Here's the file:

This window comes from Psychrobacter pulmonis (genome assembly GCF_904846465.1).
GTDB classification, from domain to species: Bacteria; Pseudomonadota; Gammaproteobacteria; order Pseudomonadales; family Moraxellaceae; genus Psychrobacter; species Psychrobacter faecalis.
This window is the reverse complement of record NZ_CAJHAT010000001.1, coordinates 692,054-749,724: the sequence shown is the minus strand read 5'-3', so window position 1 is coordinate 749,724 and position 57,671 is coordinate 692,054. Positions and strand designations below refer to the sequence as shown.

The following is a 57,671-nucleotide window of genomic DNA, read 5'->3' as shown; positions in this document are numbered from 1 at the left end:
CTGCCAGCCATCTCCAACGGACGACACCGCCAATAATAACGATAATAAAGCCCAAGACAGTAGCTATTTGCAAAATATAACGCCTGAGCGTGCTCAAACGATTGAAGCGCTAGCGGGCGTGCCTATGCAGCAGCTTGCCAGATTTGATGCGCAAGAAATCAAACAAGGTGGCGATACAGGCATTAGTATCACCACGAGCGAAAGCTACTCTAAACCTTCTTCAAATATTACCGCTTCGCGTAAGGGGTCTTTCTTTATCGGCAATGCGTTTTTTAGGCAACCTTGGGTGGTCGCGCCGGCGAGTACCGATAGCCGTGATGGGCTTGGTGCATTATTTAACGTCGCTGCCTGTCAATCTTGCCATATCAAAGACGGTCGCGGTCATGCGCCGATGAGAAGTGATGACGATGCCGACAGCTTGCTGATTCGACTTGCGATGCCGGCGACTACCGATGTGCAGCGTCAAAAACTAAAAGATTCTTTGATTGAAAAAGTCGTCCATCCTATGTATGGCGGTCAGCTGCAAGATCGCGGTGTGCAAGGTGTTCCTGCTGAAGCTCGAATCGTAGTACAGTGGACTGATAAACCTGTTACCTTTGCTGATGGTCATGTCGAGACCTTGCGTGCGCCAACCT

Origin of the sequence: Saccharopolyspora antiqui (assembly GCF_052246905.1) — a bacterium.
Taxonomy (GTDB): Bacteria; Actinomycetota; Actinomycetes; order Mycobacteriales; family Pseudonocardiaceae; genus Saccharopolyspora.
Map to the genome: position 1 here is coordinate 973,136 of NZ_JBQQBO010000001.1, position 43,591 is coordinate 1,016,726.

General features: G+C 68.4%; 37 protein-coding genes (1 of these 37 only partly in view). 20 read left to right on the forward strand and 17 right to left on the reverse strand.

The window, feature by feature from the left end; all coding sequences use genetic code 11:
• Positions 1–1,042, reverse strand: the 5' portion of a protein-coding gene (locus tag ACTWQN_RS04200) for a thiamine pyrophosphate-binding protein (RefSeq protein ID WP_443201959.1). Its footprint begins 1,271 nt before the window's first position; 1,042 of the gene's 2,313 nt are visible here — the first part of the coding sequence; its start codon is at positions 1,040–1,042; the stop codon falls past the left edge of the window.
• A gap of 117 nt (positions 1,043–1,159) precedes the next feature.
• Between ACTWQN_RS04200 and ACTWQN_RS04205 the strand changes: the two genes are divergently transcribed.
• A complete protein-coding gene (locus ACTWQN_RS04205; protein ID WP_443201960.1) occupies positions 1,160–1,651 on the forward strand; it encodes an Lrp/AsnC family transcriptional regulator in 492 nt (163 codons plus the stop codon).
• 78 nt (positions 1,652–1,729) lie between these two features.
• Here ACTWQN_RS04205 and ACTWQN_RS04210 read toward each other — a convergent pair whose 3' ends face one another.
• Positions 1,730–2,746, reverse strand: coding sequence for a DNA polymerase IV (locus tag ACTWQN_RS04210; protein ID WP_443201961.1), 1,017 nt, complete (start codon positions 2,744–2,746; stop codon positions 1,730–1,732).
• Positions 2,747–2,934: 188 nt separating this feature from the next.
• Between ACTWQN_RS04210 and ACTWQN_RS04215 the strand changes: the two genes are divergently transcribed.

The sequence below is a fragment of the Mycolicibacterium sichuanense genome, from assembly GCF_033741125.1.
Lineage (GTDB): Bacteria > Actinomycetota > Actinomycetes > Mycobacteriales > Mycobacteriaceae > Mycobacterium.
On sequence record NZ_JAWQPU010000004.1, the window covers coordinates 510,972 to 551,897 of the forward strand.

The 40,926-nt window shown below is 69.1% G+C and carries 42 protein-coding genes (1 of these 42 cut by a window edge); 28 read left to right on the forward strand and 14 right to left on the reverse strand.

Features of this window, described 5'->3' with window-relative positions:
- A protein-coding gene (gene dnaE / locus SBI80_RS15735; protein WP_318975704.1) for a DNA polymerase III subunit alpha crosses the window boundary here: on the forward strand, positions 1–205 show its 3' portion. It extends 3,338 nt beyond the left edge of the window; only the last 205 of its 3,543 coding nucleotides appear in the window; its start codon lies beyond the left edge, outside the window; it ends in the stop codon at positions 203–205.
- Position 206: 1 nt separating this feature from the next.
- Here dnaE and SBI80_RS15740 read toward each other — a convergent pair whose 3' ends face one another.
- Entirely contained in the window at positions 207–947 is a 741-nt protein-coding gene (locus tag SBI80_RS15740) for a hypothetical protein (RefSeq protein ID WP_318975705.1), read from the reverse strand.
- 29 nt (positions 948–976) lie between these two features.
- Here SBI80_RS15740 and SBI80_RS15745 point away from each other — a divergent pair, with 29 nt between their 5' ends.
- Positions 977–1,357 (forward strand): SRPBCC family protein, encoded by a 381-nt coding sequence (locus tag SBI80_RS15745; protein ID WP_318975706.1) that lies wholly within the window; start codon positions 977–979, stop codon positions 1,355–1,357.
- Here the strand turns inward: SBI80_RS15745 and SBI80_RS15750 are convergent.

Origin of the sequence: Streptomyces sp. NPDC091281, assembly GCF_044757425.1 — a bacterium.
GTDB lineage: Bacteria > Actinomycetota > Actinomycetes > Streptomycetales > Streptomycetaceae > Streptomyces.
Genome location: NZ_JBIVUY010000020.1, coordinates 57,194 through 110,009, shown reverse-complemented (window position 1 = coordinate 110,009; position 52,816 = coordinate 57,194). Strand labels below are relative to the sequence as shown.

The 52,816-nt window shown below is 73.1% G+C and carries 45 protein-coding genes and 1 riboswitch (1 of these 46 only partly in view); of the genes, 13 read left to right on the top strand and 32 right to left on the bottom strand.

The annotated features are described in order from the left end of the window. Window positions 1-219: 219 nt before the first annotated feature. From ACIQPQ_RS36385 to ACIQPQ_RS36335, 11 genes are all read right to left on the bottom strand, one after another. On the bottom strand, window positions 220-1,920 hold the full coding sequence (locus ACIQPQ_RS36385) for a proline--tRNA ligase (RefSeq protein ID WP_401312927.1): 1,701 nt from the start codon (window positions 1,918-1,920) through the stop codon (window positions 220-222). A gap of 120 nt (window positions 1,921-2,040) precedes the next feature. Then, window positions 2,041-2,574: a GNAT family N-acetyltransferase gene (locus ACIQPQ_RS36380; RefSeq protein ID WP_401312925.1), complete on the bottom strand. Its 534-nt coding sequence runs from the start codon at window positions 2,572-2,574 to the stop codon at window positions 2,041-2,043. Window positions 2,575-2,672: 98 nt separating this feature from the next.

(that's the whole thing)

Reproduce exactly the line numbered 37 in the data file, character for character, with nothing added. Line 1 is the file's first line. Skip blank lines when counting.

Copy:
The annotated features are described in order from the left end of the window. Window positions 1-219: 219 nt before the first annotated feature. From ACIQPQ_RS36385 to ACIQPQ_RS36335, 11 genes are all read right to left on the bottom strand, one after another. On the bottom strand, window positions 220-1,920 hold the full coding sequence (locus ACIQPQ_RS36385) for a proline--tRNA ligase (RefSeq protein ID WP_401312927.1): 1,701 nt from the start codon (window positions 1,918-1,920) through the stop codon (window positions 220-222). A gap of 120 nt (window positions 1,921-2,040) precedes the next feature. Then, window positions 2,041-2,574: a GNAT family N-acetyltransferase gene (locus ACIQPQ_RS36380; RefSeq protein ID WP_401312925.1), complete on the bottom strand. Its 534-nt coding sequence runs from the start codon at window positions 2,572-2,574 to the stop codon at window positions 2,041-2,043. Window positions 2,575-2,672: 98 nt separating this feature from the next.